An Air India aircraft
An Air India aircraftFile photo

Air India's new owner to be decided in the next few days: Sources

New Delhi, October 1, 2021

The new owners of Air India will be decided in the next few days as the financial bids for the national flag carrier are being scrutinised, sources said on Friday.

Tata Sons, which is one of the bidders, is touted to be the front-runner to get hold of the carrier.

A Tata Sons-backed SPV and industrialist Ajay Singh, in his personal capacity, had sent in their financial bids for the airline.

The sources said that the two bids are being scrutinised against a reserve price set for the airline.

The process will not go ahead if the bids come in short of the reserve price.

Furthermore, senior government officials are conducting separate meetings with the two bidders regarding other aspects of the sale such as the indemnity clause and carry-over debt levels of the airline.

The final decision can be made within the next few days by the AISAM (Air India Specific Alternative Mechanism).

The AISAM headed by Home Minister Amit Shah is an empowered GoM, which has the authority to take the final call on the matter, without the need of Cabinet approval.

The AISAM is scheduled to meet after all its members are back in the country.

After the announcement of the winning bid is made, the process of a complete handover is expected to take place within three-four months.

The Centre on September 15 had received multiple financial bids for divestment of Air India.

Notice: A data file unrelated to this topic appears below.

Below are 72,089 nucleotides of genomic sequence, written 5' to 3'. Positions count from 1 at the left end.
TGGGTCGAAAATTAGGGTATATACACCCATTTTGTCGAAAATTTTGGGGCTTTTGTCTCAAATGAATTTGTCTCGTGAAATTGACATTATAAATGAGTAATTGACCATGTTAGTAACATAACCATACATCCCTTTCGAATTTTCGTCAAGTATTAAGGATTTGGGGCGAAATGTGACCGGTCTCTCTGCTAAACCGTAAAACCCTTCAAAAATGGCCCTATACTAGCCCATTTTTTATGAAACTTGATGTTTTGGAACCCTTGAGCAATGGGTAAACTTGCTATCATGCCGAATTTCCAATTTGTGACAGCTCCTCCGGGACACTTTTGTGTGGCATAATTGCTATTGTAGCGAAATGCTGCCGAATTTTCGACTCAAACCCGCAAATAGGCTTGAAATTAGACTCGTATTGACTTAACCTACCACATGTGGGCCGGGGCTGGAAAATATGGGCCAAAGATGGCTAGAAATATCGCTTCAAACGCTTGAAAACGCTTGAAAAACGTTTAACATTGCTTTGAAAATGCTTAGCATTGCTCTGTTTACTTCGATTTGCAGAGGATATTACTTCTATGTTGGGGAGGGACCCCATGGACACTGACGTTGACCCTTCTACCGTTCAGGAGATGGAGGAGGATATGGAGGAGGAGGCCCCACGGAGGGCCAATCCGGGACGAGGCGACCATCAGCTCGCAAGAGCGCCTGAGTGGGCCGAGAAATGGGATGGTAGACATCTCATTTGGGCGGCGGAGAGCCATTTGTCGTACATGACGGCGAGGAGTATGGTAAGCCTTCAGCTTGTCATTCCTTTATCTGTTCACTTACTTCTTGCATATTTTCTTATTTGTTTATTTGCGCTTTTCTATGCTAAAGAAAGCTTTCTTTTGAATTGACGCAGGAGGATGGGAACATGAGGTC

The government has of late taken several steps to fast-track the much-delayed privatisation of the national carrier.

Recently, the Centre decided to waive taxes on the transfer of assets from the national carrier to Air India Assets Holding Ltd, a special purpose vehicle (SPV).

During the Budget speech for FY22, Finance Minister Nirmala Sitharaman had said that all the proposed privatisation process would be completed by the end of the fiscal, including the much-delayed strategic disinvestment of Air India.

This is the second attempt by the current Central government to divest its stake in the airline.

In the pre-pandemic era, the airline, on a standalone basis, operated to over 50 domestic and more than 40 international destinations with a fleet of more than 120 aircraft.

During that period, the airline had over 9,000 permanent and 4,000 contractual employees.


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